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can anyone please let me know how can i use following gawk command in c ? like we use some shell commands inside c using "system" function. further i want to give the number in below command ie 6,2,8 as parameters.

gawk -v FIELDWIDTHS='6 2 8' 'NR!=1 && x==$1{printf(" %d:%d",strtonum("0x"$2),strtonum("0x"$3)); next}; {x=$1; printf("%s%s %d:%d", NR==1?"":"\n", $1,strtonum("0x"$2),strtonum("0x"$3))}; END{print ""}' input.txt | sed '/^[0-9a-f]* [0-9:]*$/d' > result.txt

thanks, any help will be greatly appreciated.

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4  
And why can't you just use system() to call it? –  Wes Hardaker Mar 15 '12 at 13:51
    
i tried using system(), but i get the following error : prog.c:73: error: `s' undeclared (first use in this function) prog.c:73: error: (Each undeclared identifier is reported only once prog.c:73: error: for each function it appears in.) prog.c:73: error: syntax error before string constant prog.c:73: error: stray '\' in program –  user1182722 Mar 15 '12 at 13:56
1  
@user1182722 You need to escape the quotas and the backslashes when inserting it into the string literal: ...$1{prinf\" %d:%d\",..., ...:\"\\n\",... and so on. –  praetorian droid Mar 16 '12 at 2:21
    
@praetoriandroid : thanks for your help. now using escape sequences as you told doesn't give error. But i get a new problem now. To check this, i used a small gawk statement (unlike a big one above) i.e i used, char cmd[200]; sprintf(cmd,"gawk '{printf\" %s\", $0};' input.txt "); system(cmd); . Now this gets compiled, but on running i am getting the segmentation fault. please let me know what is the issue here. thanks. –  user1182722 Mar 16 '12 at 9:18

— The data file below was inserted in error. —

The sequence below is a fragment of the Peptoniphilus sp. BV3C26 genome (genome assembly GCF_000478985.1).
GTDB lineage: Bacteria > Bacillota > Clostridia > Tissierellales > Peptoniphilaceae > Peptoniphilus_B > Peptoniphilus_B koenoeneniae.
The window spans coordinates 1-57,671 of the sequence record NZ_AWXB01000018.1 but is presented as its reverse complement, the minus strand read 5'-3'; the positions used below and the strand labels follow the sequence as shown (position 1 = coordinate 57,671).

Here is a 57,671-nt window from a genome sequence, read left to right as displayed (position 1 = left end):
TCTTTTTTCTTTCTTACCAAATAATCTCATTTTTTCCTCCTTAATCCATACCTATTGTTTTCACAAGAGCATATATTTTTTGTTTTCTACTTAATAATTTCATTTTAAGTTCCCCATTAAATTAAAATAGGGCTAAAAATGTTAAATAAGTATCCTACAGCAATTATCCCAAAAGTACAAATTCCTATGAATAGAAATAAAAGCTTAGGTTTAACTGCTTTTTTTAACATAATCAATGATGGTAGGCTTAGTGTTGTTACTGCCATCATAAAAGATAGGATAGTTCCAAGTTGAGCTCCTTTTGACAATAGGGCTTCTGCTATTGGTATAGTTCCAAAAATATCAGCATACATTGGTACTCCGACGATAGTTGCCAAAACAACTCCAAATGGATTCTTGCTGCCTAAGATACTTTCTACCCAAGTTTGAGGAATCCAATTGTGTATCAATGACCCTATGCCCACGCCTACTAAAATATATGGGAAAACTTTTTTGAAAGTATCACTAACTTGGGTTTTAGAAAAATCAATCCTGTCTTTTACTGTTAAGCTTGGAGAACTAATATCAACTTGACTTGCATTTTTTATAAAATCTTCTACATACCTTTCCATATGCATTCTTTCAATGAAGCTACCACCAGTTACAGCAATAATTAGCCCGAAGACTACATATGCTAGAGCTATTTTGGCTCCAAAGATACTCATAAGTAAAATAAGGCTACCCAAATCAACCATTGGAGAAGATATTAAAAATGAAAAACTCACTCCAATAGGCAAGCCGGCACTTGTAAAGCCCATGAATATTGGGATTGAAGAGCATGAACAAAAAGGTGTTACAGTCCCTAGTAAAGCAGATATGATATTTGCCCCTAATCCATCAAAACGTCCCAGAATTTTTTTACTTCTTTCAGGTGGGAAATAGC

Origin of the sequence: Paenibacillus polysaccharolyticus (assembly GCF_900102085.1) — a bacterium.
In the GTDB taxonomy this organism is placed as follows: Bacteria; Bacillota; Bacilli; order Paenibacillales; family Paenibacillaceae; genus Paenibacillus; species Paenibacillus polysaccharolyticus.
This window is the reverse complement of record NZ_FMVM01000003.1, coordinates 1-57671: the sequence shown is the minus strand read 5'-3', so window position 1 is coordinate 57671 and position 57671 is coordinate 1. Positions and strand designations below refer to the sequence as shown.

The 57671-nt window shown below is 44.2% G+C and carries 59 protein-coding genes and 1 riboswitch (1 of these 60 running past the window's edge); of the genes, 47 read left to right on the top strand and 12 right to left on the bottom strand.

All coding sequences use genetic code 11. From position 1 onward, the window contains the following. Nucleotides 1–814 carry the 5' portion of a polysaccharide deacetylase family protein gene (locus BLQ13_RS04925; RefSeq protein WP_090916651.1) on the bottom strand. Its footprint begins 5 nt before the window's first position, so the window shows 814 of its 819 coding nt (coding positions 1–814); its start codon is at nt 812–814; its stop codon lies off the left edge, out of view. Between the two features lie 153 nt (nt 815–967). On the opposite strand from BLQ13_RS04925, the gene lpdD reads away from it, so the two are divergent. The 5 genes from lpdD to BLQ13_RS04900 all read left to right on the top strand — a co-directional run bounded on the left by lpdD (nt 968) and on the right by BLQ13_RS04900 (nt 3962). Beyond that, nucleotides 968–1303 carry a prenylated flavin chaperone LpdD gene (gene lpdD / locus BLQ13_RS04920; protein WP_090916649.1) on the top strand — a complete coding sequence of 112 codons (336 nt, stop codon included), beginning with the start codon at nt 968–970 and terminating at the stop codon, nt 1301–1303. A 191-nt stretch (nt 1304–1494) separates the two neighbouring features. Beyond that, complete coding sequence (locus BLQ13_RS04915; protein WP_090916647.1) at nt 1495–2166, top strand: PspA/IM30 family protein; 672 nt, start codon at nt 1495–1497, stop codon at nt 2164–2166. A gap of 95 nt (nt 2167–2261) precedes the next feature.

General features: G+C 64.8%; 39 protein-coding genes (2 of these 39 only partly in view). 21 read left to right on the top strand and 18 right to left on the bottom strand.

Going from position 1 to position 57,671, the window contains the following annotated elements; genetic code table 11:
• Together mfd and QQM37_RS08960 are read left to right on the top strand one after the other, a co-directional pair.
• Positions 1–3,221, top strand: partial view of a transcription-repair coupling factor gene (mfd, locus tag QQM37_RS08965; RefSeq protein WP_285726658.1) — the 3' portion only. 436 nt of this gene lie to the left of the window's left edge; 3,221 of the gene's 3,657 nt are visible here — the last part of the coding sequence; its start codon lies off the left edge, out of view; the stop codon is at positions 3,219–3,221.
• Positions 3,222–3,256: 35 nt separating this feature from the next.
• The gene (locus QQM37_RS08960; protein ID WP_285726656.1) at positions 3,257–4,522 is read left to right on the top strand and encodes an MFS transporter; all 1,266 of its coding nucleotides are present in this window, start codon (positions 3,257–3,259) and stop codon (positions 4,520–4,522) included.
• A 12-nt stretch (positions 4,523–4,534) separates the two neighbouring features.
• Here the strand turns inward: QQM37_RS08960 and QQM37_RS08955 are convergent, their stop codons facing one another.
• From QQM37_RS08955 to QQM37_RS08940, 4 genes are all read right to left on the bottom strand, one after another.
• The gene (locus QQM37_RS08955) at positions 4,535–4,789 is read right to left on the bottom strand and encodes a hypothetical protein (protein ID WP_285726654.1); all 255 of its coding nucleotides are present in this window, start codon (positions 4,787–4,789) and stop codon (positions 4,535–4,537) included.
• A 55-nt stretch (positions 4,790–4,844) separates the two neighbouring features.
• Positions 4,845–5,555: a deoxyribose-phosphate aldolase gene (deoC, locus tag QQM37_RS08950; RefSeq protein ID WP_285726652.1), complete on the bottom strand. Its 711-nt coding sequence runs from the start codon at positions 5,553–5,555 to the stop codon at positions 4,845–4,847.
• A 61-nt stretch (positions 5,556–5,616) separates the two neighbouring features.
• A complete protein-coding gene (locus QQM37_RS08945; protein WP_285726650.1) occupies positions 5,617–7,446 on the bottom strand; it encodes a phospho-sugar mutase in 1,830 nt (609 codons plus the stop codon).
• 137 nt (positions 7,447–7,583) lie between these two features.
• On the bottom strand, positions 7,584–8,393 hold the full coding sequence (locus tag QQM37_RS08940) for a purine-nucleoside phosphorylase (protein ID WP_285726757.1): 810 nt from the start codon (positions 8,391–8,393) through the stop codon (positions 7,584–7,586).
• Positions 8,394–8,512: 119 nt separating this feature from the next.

@user1182722 The code you provided works well. Please update your question with exact new code snippet. –  praetorian droid Mar 16 '12 at 10:53

1 Answer 1

You could probably construct the string with the variables using snprintf and then pass the command to popen which returns a file with the output. For example:

char buffer[1024];
snprintf(buffer, sizeof(buffer), "<insert command here>", var1, var2);
FILE output = popen(buffer, "r");

I'm aware that you directed the output to result.txt in your command, however if you are just going to use the output in your c program the file returned by popen should be enough. I haven't tried this myself so let me know if it works.

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